In All The Money In The World (yes, that link goes to a placeholder website for the book!) I talk about how best to give money away. Some research has found that spending money on other people — either in the form of gifts or charity — is one of the easiest ways to buy happiness. While this doesn’t make intuitive sense (why would buying a DVD for someone else make you happier than buying it for yourself?) the reality is that humans are social creatures. We derive a big chunk of our pleasure in life from our social ties, and social ties are strengthened by doing things for other people.
Of course, not all pro-social spending buys happiness equally. The smartest way to give is to do so in a way that consciously creates and nurtures social ties. This is why, intuitively, we give generously to our children’s school fundraisers, our neighborhood associations, civic organizations we also volunteer with and, for many people, their place of worship. We actually care what these people think of us!
That last category is where this all gets interesting, because certain religions prescribe exactly how much you are supposed to give. The Bible calls for a tithe of 10%. For many people, this would be quite a stretch from their current giving levels, and so I talked with various people about the theories behind it, and the controversies. Over at DailyWorth a while ago, for instance, a reader named Beth was tithing and also going into debt to pay for an expensive international adoption. Financial expert Liz Pulliam Weston suggested she think of adoption as a form of giving to God, and cut back on the tithing for a while.
So I asked Greg Rohlinger, pastor at the Palm Valley Community Church in Goodyear, Arizona, what he thought of that. Rohlinger’s church actually has a money-back guarantee on tithing. If you tithe for 3 months and don’t feel like your life has been blessed by more than you paid out, you get your money back! He told me that I was framing the issue the wrong way. This was a situation where “the church has to be the church,” he said. “In our small groups, when there is a financial need, we encourage people to meet it.” In other words, an expensive adoption doesn’t mean you stop tithing. It means you ask your fellow church members to tap their networks to help you pay for the adoption.
It’s the whole pro-social concept again. By concentrating your giving on your local church — and hence being deeply invested in it — you help create a community that will support you. Even through tough financial times. In theory, it’s kind of like kicking in payments to a co-op rather than actually bidding it adieu.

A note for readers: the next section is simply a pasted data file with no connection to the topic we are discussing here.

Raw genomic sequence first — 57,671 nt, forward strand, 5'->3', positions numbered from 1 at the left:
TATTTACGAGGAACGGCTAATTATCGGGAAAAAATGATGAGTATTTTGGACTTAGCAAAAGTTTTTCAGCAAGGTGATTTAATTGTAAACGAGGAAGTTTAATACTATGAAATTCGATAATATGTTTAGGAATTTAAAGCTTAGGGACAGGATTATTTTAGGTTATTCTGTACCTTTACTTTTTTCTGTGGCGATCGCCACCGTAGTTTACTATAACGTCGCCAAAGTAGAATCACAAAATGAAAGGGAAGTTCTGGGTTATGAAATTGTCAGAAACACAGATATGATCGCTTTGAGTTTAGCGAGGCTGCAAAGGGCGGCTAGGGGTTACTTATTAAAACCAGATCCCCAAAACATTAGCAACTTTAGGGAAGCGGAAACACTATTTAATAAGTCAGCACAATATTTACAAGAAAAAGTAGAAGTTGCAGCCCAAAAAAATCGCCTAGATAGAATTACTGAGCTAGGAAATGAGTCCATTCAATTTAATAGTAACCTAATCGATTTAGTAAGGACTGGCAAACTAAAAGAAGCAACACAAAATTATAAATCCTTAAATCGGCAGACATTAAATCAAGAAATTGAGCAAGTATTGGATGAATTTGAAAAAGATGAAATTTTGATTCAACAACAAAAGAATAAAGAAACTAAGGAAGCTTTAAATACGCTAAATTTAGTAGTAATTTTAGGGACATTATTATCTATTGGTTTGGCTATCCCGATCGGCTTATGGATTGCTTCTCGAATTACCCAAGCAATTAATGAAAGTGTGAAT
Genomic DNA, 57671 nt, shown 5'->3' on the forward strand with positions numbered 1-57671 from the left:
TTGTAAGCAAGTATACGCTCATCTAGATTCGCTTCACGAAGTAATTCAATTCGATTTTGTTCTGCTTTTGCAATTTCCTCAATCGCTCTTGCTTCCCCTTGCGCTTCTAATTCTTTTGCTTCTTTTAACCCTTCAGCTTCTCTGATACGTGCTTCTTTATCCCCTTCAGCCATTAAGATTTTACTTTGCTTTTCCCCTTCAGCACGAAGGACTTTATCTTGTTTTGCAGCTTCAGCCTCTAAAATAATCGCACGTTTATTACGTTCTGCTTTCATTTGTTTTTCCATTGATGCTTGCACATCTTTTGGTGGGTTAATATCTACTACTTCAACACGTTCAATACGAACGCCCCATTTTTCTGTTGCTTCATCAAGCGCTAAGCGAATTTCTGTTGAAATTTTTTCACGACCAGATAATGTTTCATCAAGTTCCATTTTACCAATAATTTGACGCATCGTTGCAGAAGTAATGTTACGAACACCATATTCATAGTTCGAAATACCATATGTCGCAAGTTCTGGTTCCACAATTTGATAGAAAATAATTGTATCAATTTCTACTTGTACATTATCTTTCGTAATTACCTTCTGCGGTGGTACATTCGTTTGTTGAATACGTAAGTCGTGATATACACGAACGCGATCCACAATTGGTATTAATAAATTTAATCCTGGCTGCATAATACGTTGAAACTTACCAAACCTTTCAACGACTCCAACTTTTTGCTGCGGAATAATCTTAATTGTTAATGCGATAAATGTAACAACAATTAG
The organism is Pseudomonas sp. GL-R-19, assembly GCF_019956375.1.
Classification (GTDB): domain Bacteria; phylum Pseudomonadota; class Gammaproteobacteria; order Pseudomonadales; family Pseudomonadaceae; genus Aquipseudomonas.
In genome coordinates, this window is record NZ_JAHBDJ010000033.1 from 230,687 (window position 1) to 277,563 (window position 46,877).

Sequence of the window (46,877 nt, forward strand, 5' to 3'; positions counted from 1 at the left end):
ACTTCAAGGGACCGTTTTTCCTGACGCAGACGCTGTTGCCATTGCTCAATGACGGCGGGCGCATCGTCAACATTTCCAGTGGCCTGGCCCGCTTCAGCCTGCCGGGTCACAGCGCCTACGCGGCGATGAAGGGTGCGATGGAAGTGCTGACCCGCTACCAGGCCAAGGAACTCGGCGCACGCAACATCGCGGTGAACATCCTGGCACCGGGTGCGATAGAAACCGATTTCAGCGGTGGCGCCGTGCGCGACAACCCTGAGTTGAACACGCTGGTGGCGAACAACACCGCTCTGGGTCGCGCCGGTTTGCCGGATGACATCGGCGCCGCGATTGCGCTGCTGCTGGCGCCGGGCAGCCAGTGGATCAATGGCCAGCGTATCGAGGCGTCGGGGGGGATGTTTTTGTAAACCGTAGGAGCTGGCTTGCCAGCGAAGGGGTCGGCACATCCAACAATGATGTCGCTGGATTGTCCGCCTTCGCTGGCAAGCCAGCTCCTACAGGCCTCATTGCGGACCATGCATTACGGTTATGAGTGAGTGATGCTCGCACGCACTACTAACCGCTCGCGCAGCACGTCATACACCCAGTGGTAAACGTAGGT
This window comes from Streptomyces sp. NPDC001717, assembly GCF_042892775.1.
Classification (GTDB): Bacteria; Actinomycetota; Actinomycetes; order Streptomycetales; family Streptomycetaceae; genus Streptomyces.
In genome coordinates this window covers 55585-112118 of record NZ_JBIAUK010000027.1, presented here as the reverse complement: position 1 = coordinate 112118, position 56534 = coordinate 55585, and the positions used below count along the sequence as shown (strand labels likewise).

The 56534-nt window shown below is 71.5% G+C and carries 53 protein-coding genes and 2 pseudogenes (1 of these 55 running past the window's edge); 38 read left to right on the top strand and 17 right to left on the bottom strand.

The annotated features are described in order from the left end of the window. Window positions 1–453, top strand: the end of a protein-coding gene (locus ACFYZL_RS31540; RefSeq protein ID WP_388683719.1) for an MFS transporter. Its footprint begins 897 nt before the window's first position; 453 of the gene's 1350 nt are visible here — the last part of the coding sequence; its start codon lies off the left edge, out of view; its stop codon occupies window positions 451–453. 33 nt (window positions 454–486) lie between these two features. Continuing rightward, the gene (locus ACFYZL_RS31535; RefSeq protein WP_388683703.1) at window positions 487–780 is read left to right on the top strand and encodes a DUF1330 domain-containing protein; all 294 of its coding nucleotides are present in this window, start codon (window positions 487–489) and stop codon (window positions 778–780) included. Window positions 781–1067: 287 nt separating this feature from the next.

It’s an interesting idea. I have not necessarily been convinced by it (we’ve never been tithers — and indeed, can’t even settle on a church) but it’s something to ponder.
Do you tithe? Has it been a stretch for you? Do you feel like it’s created strong social ties?
In other news:
- I had a column in today’s (Thursday) USA Today called “Obama Youth Have No Where To Go.” Despite various salivating from people like Karl Rove that millennial voters will go GOP or stay home, I think that’s fantasy. And I say that as a registered Republican!
- I wrote a piece for Fortune.com called “Why You Should Cool It With The Corporate Jargon.” Acronyms and jargon just serve to make language less precise and accessible. Even among “internal stakeholders.”
- I will be on a pseudo “maternity leave” starting next week. While I’ll be posting occasionally, I will also have several of my favorite bloggers chipping in guest posts too. If you blog regularly and want to get in on the fun (and incur my gratitude) please let me know.
(Photo courtesy flickr user MoneyBlogNewz)
13 thoughts on “Tithing and Happiness”
We tithe because we believe it’s a religious obligation, not because it’s pro-social. I definitely would have preferred using that $500/month for a housecleaner or babysitter during my children’s early years. But it’s not a question of what I want, it’s a question of what I believe I owe God.
I agree with Twin Mom. Our giving is about our faith – not about the community at the church. While we could certainly use the money for other expenses, we have always had enough to pay all of our bills. Part of that is choosing priorities and part is having faith that we will have our needs met.
@Susan- I completely understand that faith would be the primary motivation. But would you agree that part of “having faith that we will have our needs met” comes from being part of a church community? That if you do hit a tough patch, you have a community of people who will pray for you, and do what they can in earthly matters to help you?
quote from today’s NY Times article, Limits of Empathy on people whose lives are structured by a moral code. “People who actually perform pro-social action don’t only feel for those who are suffering, they feel compelled to act by a sense of duty. Their lives are structured by sacred codes.”
It would be interesting to see percentages of religious and nonreligious tithers and the effects on retirement savings. (Do tithers save less or spend less or both?) Low income people who are “very religious”, which often includes tithers, are far less likely to struggle with social problems such as divorce and single parenthood than other low income people. However, they are more likely to struggle than higher income people. (Best predictor for a lasting marriage, currently, is a 4 year college degree.)